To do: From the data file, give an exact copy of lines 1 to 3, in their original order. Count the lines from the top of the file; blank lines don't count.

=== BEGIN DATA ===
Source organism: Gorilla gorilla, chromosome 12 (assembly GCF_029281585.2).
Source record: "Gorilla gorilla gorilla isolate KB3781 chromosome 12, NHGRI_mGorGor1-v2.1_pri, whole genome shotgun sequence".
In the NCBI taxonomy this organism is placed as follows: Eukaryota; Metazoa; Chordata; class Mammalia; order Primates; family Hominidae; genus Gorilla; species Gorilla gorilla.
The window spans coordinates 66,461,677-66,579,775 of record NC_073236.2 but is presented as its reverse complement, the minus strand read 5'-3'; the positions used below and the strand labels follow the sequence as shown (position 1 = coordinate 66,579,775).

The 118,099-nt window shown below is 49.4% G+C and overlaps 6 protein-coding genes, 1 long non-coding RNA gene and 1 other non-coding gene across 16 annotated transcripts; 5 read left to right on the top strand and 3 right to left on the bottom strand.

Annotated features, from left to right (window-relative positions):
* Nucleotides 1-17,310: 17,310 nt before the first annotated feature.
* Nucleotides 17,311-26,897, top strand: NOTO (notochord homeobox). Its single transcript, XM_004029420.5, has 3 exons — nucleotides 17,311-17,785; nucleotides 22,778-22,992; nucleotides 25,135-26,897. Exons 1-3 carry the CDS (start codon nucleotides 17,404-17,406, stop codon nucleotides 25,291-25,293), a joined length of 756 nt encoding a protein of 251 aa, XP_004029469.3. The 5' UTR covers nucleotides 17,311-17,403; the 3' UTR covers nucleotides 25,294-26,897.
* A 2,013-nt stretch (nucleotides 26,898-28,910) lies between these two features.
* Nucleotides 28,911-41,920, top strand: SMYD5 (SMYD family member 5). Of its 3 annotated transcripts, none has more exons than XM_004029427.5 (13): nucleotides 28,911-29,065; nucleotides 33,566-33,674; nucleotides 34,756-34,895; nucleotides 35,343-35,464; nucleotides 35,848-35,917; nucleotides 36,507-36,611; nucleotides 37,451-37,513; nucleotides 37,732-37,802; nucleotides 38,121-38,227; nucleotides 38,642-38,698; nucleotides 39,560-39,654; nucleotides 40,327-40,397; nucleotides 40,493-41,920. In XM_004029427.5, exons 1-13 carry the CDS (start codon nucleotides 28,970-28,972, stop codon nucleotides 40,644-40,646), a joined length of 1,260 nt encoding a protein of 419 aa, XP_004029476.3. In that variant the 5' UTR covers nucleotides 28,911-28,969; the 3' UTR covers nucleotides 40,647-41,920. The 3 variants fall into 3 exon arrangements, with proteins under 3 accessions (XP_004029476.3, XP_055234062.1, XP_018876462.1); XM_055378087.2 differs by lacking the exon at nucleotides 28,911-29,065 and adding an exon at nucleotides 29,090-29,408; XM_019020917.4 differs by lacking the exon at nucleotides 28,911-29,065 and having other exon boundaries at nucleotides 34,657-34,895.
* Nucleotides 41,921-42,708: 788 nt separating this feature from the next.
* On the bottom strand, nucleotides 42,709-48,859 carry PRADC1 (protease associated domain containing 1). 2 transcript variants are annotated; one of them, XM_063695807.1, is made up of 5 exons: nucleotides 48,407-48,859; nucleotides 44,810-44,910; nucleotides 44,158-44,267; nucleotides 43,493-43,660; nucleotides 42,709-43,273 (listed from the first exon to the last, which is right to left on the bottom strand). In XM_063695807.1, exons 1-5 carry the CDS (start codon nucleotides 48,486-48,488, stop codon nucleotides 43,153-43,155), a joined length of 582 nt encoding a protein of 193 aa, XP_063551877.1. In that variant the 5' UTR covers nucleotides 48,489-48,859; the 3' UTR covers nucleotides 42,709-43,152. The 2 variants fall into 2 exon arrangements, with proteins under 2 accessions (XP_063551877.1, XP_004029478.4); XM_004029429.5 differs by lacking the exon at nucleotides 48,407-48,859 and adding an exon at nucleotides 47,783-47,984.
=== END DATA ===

Source organism: Gorilla gorilla, chromosome 12 (assembly GCF_029281585.2).
Source record: "Gorilla gorilla gorilla isolate KB3781 chromosome 12, NHGRI_mGorGor1-v2.1_pri, whole genome shotgun sequence".
In the NCBI taxonomy this organism is placed as follows: Eukaryota; Metazoa; Chordata; class Mammalia; order Primates; family Hominidae; genus Gorilla; species Gorilla gorilla.